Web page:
Wednesday, 7 February 2007

Pio Nono

Today the Roman Martyrology lists, among others:

Romae, beati Pii papa Noni, qui, veritatem Christi, cui ab imo adhaesit, plane proclamans, multas instituit sedes episcopales, cultum beatae Mariae Virginis promovit et Concilium Oecumenicum Vaticanum Primum ascivit.

Blessed Pius IX is remembered for his proclamation of the dogmas of the Immaculate Conception and Papal Infallibility, the calling of the First Vatican Council, the re-establishment of the English Catholic Hierarchy in 1850 and his sufferings during the Revolution of 1848 and the subsequent Italian Risorgimento.

At the Beatification Mass, John Paul II said:

Listening to the words of the Gospel acclamation: 'Lord, lead me on a straight road', our thoughts naturally turn to the human and religious life of Pope Pius IX, Giovanni Maria Mastai Ferretti. Amid the turbulent events of his time, he was an example of unconditional fidelity to the immutable deposit of revealed truths. Faithful to the duties of his ministry in every circumstance, he always knew how to give absolute primacy to God and to spiritual values. His lengthy pontificate was not at all easy and he had much to suffer in fulfilling his mission of service to the Gospel. He was much loved, but also hated and slandered.

However, it was precisely in these conflicts that the light of his virtues shone most brightly: these prolonged sufferings tempered his trust in divine Providence, whose sovereign lordship over human events he never doubted. This was the source of Pius IX's deep serenity, even amid the misunderstandings and attacks of so many hostile people. He liked to say to those close to him: 'In human affairs we must be content to do the best we can and then abandon ourselves to Providence, which will heal our human faults and shortcomings'.

Sustained by this deep conviction, he called the First Vatican Ecumenical Council, which clarified with magisterial authority certain questions disputed at the time, and confirmed the harmony of faith and reason. During his moments of trial Pius IX found support in Mary, to whom he was very devoted. In proclaiming the dogma of the Immaculate Conception, he reminded everyone that in the storms of human life the light of Christ shines brightly in the Blessed Virgin and is more powerful than sin and death.

Vultus Christ has a nice post on Pio Nono; there is a good Italian website on him here. It's still not too late to buy a recreated bottle of Pio Nono's aftershave, which I fully recommend. And, finally, here is a picture of his death mask:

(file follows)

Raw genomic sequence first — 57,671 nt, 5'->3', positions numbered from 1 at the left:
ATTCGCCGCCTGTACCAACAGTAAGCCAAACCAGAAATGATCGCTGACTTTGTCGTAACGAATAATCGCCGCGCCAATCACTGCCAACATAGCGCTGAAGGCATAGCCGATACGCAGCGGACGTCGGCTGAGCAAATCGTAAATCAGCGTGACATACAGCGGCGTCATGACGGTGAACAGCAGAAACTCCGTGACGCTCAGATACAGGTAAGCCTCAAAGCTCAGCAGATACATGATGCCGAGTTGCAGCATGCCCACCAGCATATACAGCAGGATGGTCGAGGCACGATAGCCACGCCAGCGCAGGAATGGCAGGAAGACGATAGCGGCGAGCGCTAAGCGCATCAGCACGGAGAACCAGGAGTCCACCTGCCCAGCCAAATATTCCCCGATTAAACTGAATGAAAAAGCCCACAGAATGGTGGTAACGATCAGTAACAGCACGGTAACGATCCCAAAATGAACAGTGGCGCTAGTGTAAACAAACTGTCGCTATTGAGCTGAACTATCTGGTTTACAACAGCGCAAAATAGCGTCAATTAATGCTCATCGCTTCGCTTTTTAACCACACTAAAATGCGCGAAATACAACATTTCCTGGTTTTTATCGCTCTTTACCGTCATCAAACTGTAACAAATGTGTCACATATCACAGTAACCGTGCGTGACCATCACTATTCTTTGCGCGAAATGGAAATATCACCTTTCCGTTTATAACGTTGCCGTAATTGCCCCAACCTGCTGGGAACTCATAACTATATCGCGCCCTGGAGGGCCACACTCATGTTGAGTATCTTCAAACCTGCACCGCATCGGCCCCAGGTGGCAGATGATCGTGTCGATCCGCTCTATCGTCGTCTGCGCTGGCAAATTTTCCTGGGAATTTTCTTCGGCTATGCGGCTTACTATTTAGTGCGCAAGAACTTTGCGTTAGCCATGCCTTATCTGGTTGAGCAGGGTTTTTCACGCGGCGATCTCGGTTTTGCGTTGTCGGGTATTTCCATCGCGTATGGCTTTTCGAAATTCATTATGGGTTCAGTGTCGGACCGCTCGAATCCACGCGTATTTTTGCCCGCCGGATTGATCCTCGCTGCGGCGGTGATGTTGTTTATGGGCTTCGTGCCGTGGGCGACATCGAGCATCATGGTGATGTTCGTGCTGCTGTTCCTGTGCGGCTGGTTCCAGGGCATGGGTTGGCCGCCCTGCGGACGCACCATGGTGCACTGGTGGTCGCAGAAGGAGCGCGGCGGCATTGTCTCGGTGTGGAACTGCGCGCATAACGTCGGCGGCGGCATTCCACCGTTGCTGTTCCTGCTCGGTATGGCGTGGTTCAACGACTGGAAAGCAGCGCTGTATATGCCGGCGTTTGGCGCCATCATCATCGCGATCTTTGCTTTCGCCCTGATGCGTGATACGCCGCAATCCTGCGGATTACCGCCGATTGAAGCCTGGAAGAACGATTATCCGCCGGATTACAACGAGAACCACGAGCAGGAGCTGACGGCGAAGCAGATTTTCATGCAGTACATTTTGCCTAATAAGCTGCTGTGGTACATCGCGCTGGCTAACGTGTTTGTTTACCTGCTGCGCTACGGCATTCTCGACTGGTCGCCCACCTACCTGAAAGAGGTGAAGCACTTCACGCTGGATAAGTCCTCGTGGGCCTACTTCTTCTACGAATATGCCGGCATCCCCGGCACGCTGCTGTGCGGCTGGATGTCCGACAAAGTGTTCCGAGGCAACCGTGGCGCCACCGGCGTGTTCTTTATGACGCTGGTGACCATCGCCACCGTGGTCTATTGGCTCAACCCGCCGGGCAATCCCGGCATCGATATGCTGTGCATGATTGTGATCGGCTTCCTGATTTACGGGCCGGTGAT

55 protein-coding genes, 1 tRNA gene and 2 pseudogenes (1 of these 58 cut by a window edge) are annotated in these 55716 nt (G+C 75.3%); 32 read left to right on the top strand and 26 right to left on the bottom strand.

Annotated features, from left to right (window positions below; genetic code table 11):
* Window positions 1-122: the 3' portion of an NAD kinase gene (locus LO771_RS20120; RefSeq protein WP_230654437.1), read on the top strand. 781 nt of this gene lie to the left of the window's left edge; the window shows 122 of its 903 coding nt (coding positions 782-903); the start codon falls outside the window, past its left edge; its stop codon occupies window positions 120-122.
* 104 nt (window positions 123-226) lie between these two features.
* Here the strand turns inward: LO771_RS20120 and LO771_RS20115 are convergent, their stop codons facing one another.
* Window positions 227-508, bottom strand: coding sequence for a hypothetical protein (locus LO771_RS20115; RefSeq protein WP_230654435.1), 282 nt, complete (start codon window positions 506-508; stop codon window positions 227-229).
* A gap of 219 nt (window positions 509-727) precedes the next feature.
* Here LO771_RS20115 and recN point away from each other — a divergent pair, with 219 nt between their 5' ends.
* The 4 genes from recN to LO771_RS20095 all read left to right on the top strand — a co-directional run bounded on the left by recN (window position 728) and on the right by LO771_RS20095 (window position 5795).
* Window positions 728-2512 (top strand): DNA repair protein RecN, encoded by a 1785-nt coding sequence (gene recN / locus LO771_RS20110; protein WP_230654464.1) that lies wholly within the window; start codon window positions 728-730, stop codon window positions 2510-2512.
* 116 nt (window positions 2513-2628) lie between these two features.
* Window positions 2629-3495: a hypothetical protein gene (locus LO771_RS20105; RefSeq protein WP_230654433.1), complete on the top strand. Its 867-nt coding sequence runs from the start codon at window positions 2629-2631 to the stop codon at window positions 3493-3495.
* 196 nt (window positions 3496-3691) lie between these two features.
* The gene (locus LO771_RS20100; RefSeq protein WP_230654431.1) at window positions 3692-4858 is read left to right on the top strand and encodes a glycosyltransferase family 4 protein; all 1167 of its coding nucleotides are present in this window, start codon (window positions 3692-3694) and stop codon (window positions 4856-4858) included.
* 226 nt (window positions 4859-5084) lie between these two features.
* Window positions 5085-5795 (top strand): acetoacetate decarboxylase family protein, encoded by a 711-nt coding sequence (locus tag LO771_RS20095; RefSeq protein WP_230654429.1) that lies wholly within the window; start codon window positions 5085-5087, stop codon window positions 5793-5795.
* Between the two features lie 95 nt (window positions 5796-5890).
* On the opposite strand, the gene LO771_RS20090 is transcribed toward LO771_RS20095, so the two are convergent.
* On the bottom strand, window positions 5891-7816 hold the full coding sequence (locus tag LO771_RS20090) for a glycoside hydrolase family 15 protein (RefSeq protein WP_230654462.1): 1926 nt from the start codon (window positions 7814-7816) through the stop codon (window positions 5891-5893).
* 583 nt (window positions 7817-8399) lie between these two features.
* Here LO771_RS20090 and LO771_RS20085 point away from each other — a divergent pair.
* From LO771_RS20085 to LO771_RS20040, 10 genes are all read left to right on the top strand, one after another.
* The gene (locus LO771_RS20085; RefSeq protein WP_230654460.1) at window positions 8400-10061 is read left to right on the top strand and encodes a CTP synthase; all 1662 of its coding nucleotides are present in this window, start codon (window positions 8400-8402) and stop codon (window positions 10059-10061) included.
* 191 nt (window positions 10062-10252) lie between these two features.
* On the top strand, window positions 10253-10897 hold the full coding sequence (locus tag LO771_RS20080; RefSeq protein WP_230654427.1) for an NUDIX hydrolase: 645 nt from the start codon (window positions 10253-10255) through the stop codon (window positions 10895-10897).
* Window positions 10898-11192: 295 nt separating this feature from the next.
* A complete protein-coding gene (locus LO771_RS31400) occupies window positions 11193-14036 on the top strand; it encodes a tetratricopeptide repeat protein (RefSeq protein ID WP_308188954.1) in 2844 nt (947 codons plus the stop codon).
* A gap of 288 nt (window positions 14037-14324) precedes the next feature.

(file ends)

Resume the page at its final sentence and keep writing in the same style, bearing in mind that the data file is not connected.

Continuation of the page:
Blessed Pius IX, pray for us!

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Anonymous Andrew said...

I hope that Pio Nono aftershave is well worth the buy Father!

2:24 pm  
Blogger Fr Nicholas said...

It is indeed!

3:10 pm  
Blogger FJM Madden said...

I have a little information on Pius IX on my Blog - Lover of Futility. You might enjoy a look!

10:51 pm  
Blogger Fr Nicholas said...

Thanks. I thought for a moment that your post on Pio Nono was entitled 'Lover of Futility' and relieved to find it's the name of your blog!

9:19 am  
Anonymous Brian B. said...

Do you approve of the fact that apparently Pio Nono "cultum beatae Mariae Virginis promovit"? Looks pretty dodgy to me, but then I'm a card-carrying pagan and don't pretend to understand these things....


2:24 pm  
Blogger Fr Nicholas said...

Brian, thanks so much for showing an interest in my blog.

It will come as no surprise to you that, as a Catholic priest, I rejoice in the fact that Pius IX 'cultum beatae Mariae Virginis promovit'. However, I can understand why this phrase might lead to misunderstandings amongst non-Catholics.

I won't write an essay in reply, but here is a brief summary of the RC position. Catholics do not worship the Virgin Mary. God is the only One who can be worshipped and adored. But we do honour and venerate the saints, and chief amongst them Our Lady. This is because the saints are models to us for living the Christian life in the world and they can help us by their intercession.

Despite being one of us, Mary was chosen to be the Mother of God, Jesus Christ. Through her maternity, in other words, God became man and entered our sinful world. And becuse of this great mission, she was given certain privileges. One of these is particularly associated with Pius IX, because he solemnly proclaimed it as Catholic dogma - the Immaculate Conception (ie that, in order to prepare her for her role as Mother of God, she was preserved from stain of sin from the moment of her conception).

Like all Popes - and all Catholics - Pio Nono honoured the Virgin Mary and encouraged devotion to her. Not because she is a goddess. But because she brought Jesus into the world and even now brings people to her Son -as the old Catholic maxim goes, 'to Jesus through Mary.'

If you happen to be cycling past my church on the Balls Pond Rd, feel free to pop in for a cup of coffee. And best wishes for your mega-blog!

God bless

3:07 pm  
Anonymous Anonymous said...

One of the enigmas of the cult of Blessed Pope Pius IX is that it is almost impossible to get near his tomb in S. Lorenzo, Rome. Before he was beatified it was quite easy to visit the chapel. Three times I've attempted to see his body laid out in a crystal casket but on all occasions you can only look over a wall at a distance. There is no sign of a cult - no votive candles, lamps, prayer cards, signs of devotion - and all that lay close to his body were two vases of artificial gladioli. Have you an explanation for this extraordinary state of affairs? Nobody at the basilica is willing to help. Surely the newly-beatified deserve better?

8:52 pm  

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